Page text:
“Obini Batá” a group of Cuban women playing drums
- Submitted by: admin
- Arts and Culture
- culture an traditions
- Culture and Traditions
- 12 / 11 / 2009
“Obini” means woman in the Yoruba language. Correspondingly, Obiní Batá -a group of Cuban women who are breaking religious and cultural taboos- is the subject of the documentary “Una sonrisa para el tambor” (A Smile for the Drum), by director
Damian Francisco Perez Tellez.
The film is one of the fine works being presented at the 31st edition of the Havana Film Festival in the “Made in Cuba” category.
Perez didn’t want to take any risk: he took the care to explain to the novice audience -through interviews with several specialists in Afro-Cuban culture- about the dilemma of batá drums.
One of the interviewees, Alfredo O’Farrill, noted that these drums were seen for the first time in a black township in colonial Havana. At the beginning they were regular drums; but later, stemming from the need for communication between men and the Orishas (Gods), it was decided to make them sacred.
This transformation was no more than a ceremony in which a drum was introduced to an Orisha named Añá, who oversaw communication with the world of the dead.
Due to machismo and religious taboos, women -because of their “unreliable” nature, perhaps due to menstruation- were not allowed to play this type of drum.
However, not all batá drums are sacred. But that didn’t matter; when people decide to prohibit something they do it to the very end.
Then on one occasion, during a Father’s Day celebration in the early 1990s, members of the National Folkloric Group (Carmen Mendez and Armando Jaime) had a beautiful idea: Women could sing, dance and play to entertain men. What’s more, they could play the drums - the batá drums.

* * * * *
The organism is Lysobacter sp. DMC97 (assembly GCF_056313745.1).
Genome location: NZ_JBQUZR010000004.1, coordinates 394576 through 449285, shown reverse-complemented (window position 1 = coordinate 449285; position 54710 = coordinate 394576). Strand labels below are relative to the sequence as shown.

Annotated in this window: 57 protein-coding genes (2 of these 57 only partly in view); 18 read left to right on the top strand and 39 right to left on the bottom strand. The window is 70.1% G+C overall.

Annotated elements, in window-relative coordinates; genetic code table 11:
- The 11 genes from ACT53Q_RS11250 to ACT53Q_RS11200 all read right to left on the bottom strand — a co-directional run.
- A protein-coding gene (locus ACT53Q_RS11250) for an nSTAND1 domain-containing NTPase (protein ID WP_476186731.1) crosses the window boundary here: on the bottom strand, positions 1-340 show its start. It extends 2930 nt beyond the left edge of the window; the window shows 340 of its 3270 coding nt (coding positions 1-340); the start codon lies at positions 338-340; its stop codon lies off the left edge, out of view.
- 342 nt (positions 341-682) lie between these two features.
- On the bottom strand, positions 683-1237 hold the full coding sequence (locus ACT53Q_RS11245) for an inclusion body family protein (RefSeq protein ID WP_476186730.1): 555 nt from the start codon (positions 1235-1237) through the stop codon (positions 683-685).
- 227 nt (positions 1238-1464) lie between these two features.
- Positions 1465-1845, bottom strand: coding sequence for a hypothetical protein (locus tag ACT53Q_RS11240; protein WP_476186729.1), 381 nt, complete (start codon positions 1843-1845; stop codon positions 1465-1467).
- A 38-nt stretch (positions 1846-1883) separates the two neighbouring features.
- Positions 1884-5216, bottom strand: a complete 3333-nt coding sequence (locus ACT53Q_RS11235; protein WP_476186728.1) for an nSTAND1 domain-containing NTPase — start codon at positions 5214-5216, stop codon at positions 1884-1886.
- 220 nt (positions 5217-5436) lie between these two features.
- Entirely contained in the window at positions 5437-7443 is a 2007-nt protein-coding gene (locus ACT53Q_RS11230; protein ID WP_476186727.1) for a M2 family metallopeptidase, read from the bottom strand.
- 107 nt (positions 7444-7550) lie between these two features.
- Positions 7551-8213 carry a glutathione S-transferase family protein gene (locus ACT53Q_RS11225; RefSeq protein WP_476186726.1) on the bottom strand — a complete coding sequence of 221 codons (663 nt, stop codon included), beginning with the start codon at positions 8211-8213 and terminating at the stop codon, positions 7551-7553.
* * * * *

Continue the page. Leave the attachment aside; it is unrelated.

Eva Despaigne -the founder and director of Obiní Batá, who had already worked with the National Folkloric Group for 20 years- wanted to pursue the idea of Obiní Batá. Although leaving the older group was a risky decision, Eva decided to take on the
She and five other women now give the instrument a sensuality that is not created by men, though they insist that Obiní was not created to compete with men or to disrespect what is sacred. While many people turn their backs on them, predicting a
short-lived existence for the group, Obiní is recovering the importance women held in African culture.
“If some day I had to quit playing my drum,” one of its members acknowledged, “it would be better to cease existing, because to me it is the greatest. It’s like you’re playing the stars.”
However the female band director was less poetic at the end of the documentary. Perhaps she’s more grounded, given her experiences. She has had to battle to move this initiative forward and anticipates the future obstacles she will have to
overcome for the group’s work to be valued and for many religious-minded people (and opportunists) to stop looking at them with contempt or as violators of sacred edicts.
Eva -as the first woman percussionist of Obiní Batá- expressed serenely, divinely and forcefully: “With us the Batá arises, it smiles. And if someone were to say that Obiní Batá must cease to exist, that would be a great misfortune.”